Sadly, it is not.

  6. Alister Silver badge

    As others have said I'm surprised that the quoted figure is only 43%, but then their data collection only accounts for an unrepresentative sample of the problem.

    Anyone who administers internet facing servers of any kind, be they web, email or whatever, knows that a high proportion of each day's logs will be taken up with automated login attempts of one sort or another.

  7. oldcoder

    On the good news side - It said "43% attempts"...

    Which means they failed.

    On the bad news side - 57% were successful, and you don't know how many of those were malicious.

  8. Anonymous Coward
    Anonymous Coward

    Strong passwords

    If your passwords are strong they won't guess them.

    But one major UK official site I had to register with yesterday had rules that were incompatible with the strong passwords Safari was generating for me. Something to do with hyphens I think. So I had no choice but to set it to "password".

    1. defiler

      Re: Strong passwords

      So I had no choice but to set it to "password".

      That was silly. You're supposed to set it to "strong_password". Much more secure.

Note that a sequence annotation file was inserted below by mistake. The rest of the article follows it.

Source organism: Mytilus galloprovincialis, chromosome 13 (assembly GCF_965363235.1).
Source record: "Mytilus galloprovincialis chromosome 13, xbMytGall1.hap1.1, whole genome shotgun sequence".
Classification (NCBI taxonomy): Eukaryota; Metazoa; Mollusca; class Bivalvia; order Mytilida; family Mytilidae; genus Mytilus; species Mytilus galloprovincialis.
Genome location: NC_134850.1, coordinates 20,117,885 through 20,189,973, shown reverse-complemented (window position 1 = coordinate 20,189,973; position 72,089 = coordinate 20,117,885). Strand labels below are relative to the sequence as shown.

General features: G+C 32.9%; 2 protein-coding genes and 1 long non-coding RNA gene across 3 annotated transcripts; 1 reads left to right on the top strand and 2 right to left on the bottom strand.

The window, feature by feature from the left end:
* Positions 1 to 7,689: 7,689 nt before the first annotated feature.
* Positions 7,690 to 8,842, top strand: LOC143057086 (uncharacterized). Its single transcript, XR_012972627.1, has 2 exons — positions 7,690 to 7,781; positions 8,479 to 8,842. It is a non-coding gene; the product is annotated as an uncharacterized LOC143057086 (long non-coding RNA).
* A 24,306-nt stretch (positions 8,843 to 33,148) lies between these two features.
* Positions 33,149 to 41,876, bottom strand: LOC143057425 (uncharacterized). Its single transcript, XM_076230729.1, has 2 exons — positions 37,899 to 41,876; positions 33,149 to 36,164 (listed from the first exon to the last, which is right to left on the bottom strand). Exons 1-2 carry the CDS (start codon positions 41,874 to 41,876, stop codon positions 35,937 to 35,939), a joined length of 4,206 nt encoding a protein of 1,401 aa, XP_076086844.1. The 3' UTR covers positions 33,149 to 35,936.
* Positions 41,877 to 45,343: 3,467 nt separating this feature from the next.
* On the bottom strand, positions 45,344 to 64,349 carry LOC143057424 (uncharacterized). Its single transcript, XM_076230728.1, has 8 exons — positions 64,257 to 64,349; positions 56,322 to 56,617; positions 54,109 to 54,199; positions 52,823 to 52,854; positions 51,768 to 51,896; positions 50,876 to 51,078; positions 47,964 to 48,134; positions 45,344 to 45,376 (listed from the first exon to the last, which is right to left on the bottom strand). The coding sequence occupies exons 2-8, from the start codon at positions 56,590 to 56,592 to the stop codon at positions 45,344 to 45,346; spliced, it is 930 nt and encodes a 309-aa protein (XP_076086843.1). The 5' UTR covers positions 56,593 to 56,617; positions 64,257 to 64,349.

1. BebopWeBop Silver badge
        Happy

        Re: Strong passwords

        It wouldn't accept the _

        1. Peter2 Silver badge

          Re: Strong passwords

          And if it's the same one I suffered with some while ago, it also limited you to something like 8 characters.

  9. Chairman of the Bored Silver badge

    Quick suggestion to take it easy on your logs...

    ...change your default SSL port to something like 223. You've obviously disabled root login over ssh, require key-based credentials, etc already.

    Obviously this does not increase security in any real sense against a human attacker as nmap will see your new port... But in my case avoiding port 22 eliminates about 90pct of the robocall activity I've got to wade through in my logs.

    Any crap activity I've got on new ports is from a person or bot that actually bothered to map my net, and that tells me something I should know right up front. Key here is to improve your signal to noise